It pays to put people under.
That’s according to the Bureau of Labor Statistics’ National Occupational Employment and Wage Estimates, which ranked anesthesiologists as America’s highest-paid workers in 2012, earning a mean annual salary of nearly $235,000, or an average of roughly $113.
In fact, contrary to popular belief, the nation’s top wage earners are more likely to be sporting scrubs and white coats in hospitals than wearing suits and cufflinks in board rooms: the10 highest-paid professions are in the medical field, including surgeon, general practitioner, orthodontist, obstetrician and psychiatrist, the BLS report found, based on data gathered from nearly 1.2 million businesses. Notorious for what is commonly considered excessive compensation, chief executives have a surprisingly low rank (relatively speaking, of course) of 11 on the top wage totem, with a mean annual wage of just under $177,000.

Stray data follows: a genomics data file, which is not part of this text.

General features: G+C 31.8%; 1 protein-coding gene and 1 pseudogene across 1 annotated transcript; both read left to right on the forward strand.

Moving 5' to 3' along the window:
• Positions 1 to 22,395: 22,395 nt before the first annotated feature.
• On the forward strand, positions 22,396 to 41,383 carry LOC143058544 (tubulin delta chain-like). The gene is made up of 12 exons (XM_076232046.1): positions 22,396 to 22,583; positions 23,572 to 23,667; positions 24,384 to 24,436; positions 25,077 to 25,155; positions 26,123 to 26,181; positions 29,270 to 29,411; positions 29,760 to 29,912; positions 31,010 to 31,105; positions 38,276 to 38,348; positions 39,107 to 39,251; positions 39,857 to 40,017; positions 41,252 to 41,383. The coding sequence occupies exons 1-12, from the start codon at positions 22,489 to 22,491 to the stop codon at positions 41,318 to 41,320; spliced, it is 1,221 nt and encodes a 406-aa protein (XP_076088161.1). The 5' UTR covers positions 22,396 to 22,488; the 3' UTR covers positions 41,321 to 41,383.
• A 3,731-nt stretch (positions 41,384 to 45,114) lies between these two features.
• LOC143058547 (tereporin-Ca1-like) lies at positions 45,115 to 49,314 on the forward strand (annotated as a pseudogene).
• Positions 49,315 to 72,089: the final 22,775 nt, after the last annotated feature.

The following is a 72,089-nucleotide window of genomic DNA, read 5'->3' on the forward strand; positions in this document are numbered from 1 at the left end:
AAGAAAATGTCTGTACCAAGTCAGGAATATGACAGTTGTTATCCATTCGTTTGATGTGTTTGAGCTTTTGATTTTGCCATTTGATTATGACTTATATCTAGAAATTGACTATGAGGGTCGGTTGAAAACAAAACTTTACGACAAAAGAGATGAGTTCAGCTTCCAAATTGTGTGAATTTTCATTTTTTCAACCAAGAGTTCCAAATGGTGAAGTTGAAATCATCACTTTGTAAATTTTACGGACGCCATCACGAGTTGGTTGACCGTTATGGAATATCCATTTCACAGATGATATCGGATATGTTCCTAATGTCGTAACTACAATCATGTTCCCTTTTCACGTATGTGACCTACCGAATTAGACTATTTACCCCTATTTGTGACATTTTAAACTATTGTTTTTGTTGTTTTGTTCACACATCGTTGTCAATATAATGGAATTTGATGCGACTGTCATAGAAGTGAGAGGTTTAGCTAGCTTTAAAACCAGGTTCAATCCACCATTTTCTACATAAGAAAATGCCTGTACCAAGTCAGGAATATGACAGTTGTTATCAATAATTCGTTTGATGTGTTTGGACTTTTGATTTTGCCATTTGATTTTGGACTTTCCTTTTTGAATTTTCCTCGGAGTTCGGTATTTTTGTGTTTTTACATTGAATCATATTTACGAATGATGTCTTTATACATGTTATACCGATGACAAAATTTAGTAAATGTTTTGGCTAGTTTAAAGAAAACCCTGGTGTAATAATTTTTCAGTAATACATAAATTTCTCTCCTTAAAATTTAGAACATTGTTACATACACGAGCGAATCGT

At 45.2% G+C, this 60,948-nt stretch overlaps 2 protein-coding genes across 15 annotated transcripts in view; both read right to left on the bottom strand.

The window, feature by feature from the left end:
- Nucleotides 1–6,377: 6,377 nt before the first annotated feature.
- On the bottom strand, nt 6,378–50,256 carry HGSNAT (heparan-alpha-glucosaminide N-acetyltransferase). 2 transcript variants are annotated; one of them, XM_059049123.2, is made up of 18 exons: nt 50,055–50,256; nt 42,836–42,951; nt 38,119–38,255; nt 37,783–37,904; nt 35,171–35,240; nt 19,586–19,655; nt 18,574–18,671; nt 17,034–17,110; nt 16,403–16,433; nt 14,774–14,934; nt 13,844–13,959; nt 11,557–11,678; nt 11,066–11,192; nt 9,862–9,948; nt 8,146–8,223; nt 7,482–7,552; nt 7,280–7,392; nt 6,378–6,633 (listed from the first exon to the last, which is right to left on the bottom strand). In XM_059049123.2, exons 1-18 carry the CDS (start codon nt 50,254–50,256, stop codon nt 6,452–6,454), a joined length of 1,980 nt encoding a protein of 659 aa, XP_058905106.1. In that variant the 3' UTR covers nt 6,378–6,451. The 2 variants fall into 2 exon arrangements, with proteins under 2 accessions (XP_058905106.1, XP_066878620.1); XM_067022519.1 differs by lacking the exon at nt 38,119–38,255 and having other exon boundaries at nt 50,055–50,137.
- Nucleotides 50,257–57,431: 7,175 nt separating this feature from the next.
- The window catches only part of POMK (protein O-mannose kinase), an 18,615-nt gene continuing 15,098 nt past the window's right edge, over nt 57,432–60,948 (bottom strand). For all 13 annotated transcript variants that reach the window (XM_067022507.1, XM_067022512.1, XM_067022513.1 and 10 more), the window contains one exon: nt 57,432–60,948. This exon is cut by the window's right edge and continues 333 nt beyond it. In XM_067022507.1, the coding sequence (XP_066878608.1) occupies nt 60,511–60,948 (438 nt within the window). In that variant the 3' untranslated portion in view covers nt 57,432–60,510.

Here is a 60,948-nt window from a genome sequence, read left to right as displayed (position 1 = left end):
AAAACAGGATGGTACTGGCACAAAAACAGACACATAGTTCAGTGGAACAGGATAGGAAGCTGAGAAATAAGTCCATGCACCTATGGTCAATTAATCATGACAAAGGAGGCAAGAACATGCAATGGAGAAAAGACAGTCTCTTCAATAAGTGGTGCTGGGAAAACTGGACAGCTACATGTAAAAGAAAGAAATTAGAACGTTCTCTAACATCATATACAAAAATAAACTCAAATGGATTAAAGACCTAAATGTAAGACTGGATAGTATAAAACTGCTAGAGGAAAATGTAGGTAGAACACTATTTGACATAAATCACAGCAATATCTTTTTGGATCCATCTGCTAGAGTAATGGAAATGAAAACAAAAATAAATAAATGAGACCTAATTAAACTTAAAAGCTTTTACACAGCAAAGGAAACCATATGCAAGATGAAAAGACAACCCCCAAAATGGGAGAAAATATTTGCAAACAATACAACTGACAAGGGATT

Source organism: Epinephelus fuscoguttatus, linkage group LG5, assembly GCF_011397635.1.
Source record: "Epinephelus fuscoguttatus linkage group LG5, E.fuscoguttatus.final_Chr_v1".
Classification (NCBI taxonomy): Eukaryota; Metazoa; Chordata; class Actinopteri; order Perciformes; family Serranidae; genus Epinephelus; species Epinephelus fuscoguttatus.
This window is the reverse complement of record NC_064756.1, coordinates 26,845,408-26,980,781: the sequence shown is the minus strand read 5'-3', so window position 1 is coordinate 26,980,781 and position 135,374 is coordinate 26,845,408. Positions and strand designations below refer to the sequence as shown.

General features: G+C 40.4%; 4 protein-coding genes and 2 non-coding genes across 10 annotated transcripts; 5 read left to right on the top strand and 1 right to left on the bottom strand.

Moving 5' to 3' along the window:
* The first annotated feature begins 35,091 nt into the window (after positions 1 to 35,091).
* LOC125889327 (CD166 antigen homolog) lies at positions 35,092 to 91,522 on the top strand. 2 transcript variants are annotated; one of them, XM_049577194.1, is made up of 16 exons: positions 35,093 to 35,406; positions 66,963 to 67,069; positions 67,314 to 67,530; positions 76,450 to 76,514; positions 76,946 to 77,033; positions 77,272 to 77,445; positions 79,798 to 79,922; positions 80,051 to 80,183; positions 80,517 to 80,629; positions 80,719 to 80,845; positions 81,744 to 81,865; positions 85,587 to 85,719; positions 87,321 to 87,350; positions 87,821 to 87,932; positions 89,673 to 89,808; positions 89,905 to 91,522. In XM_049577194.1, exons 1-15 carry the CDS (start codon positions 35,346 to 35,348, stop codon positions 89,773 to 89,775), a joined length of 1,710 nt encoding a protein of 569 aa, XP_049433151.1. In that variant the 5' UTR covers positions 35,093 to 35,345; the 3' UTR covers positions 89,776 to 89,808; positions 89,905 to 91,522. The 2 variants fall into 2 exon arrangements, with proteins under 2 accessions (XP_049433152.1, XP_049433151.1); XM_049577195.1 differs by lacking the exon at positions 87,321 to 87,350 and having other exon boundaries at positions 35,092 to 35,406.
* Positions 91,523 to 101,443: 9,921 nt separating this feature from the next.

And then there’s the opposite extreme …
Food service industry workers, particularly those in fast-food jobs, are overwhelmingly represented among the ranks of America’s lowest wage-earners. Among the millions of Americans working these jobs, the average wage hovers around $9 an hour, amounting to less than $19,000 a year. All of these jobs offer less than half the earnings of the average U.S. wage, which the BLS puts at $45,790 (up slightly from the previous year).
With a mean hourly wage of under $9 an hour, or $18,600 a year, the occupation of shampooer was actually the lowest wage-earning profession on the list, making on average, less than 12 times the earnings of an anesthesiologist. Farmworkers and laborers, while fairing slightly better than food service workers, were near the bottom as well, earning an average of less than $20,000 a year.
The extreme wage gaps between America’s highest and lowest paid workers gets even bigger when perks and benefits (or lack thereof) are considered. Health care, for instance, which isn’t offered in many low-wage jobs, can often represent about a third of a worker’s salary.